JAMES STRECKER: If you were asked for 50 words for an encyclopedia to summarize what you do, what would you say?

CHRISTY BRUCE Christy Bruce is an improviser who specializes in Spontaneous Theatre. She has spent a lot of time improvising with a different audience member each night and making them look like they’ve been improvising their whole lives.

JS: What important beliefs do you express in your work?

CB: That improvisation is about having each other’s backs! Support your partner, make them look AMAZING and you, in turn, will look amazing. When it comes to working with “civilians”, it’s the same principal with the added bonus of showcasing a person that you’d most likely not ever meet in your real life. Every person is interesting, every person is connected. For me, this is a really important message in a world that has growing fears of people that might be different then themselves.

JS: Name two people, living or dead, whom you admire a great deal and tell us why for each one.

CB: This is a hard one! To narrow it down to two is difficult so I’ll stick with people in the improv world. One is Rebecca Northan (obviously). We’ve been best friends for over 20 years. We trained together at the Loose Moose Theatre in Calgary and we fought side by side for better treatment of female improvisers (these were the days when a fellow improviser would think it was ‘funny’ to stick their tongues down your throat in a scene….but that’s a whole other story). She came up with the concept of Blind Date, Legend Has It, and our new Spontaneous Theatre show, Undercover. She’s strong, creative, and goes out and gets what she wants! The second is Colin Mochrie. Everyone knows how funny he is, but he is also one of the most generous improvisers out there. I’ve worked with well know improvisers and actors quite a bit and Colin is always the best! He is a great example of someone who supports his fellow improvisers. He’s a busy guy, but if he’s in town, he’s always game to play!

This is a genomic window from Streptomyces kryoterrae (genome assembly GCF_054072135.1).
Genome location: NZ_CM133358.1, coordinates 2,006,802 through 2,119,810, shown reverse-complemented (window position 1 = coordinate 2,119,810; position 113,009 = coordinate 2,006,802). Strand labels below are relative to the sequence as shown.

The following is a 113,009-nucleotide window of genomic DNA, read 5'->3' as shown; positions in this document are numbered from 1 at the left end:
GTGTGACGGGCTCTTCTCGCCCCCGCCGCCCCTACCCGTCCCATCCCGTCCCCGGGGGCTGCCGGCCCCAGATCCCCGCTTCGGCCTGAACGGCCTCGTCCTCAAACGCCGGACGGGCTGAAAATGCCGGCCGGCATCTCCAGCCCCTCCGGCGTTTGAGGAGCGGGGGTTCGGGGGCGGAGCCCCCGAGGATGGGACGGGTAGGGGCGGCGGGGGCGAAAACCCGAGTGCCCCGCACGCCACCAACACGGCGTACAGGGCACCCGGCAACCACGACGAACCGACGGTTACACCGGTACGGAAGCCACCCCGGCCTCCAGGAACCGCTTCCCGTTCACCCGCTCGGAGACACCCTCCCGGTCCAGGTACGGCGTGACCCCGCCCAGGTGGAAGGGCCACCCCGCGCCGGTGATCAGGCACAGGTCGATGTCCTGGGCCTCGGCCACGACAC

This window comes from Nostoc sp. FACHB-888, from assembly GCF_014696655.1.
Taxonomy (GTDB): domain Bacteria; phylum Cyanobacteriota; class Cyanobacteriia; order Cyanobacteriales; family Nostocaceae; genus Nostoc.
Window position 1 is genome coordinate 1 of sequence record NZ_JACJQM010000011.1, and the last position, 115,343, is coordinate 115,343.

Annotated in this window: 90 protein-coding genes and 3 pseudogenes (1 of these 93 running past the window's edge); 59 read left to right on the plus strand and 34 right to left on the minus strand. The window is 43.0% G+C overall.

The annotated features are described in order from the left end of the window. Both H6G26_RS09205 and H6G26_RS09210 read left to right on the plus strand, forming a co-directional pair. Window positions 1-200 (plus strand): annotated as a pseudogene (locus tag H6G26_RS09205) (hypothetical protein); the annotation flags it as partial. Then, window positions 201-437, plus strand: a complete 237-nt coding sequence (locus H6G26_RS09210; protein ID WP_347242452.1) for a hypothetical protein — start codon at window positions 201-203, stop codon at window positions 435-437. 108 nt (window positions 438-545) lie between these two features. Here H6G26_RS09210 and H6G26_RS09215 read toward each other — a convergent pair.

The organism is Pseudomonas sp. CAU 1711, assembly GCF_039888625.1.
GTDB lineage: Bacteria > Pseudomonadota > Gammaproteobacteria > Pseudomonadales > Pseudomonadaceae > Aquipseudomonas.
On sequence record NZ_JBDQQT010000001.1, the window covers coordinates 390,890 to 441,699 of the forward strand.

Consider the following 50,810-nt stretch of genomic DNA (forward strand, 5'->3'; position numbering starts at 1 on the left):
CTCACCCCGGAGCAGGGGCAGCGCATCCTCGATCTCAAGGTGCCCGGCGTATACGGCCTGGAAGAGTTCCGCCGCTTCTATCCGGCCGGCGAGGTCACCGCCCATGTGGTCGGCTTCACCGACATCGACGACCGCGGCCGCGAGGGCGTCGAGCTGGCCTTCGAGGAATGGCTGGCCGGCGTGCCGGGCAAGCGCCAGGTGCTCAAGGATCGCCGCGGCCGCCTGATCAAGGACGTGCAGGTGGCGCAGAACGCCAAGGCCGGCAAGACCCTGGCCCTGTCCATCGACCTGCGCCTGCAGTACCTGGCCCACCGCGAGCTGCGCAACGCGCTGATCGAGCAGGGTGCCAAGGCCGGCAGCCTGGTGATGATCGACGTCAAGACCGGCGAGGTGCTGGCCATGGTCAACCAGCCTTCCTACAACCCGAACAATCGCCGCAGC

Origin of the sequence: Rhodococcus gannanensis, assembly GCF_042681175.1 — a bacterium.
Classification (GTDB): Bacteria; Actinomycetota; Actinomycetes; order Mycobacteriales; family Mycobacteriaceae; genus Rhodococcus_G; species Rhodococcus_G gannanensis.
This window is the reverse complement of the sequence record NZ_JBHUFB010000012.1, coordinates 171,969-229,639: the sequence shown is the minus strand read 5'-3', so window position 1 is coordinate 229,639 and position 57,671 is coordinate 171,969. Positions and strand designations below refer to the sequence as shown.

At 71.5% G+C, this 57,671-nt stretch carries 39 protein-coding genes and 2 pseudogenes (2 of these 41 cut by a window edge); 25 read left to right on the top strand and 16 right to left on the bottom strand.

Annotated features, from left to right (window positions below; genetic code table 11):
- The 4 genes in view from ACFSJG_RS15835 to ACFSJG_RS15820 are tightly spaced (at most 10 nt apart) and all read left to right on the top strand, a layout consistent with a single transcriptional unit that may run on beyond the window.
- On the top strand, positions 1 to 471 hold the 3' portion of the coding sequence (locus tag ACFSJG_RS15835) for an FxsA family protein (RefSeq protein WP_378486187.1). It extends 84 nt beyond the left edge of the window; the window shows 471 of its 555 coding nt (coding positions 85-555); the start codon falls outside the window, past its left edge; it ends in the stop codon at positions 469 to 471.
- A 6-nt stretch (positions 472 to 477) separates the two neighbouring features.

JS: How have you changed since you began to do creative work?

CB: That’s hard to say because I started improvising at 16. For me, when I go through periods of no work I can get quite depressed. When the creative energy doesn’t get released, it turns into something very heavy. I know a lot of people that suffer the same issue. So it’s important for me to keep active, release that creative energy. It makes me a lot happier!

JS: What are your biggest challenges as a creative person?

CB: I thinks it’s continually finding projects that satisfy my creativity. It’s a hard business. I’ve been so lucky to find amazing people to work with and collaborate with though.

JS: Please describe at least one major turning point in your life.

CB: That would be joining the Loose Moose Theatre at 16. I was (and am) a pretty shy person. The Moose was a place where I felt accepted and part of a group. We use to call it the “Land of Misfit Toys” because we all felt slightly awkward in the real world. Keith Johnstone taught me not only the basics of improv and gave us all a place to hone our skills on stage in front of an audience (failing in front of 150 each night sure helps you learn fast), but he also taught us to Fail Forward. It’s something I still wholly believe in. It’s one of those lessons everybody needs to embrace. Failing is the best way to learn. Fail, fall down, get back up, learn, move forward.

JS: What are the hardest things for an outsider to understand about what you do?

CB: That it’s a lot of work!

JS: How and why did you begin to do creative work in the first place?

CB: It was really the only thing I’ve ever wanted to do. I’ve spent a lot of hours trying to find something else that I could be as passionate about because sometimes this industry hits you a little too hard. But I have yet to find something that gives me so much back. I’m a true believer in following your passion.

JS: What haven’t you attempted as yet that you would like to do and please tell us why?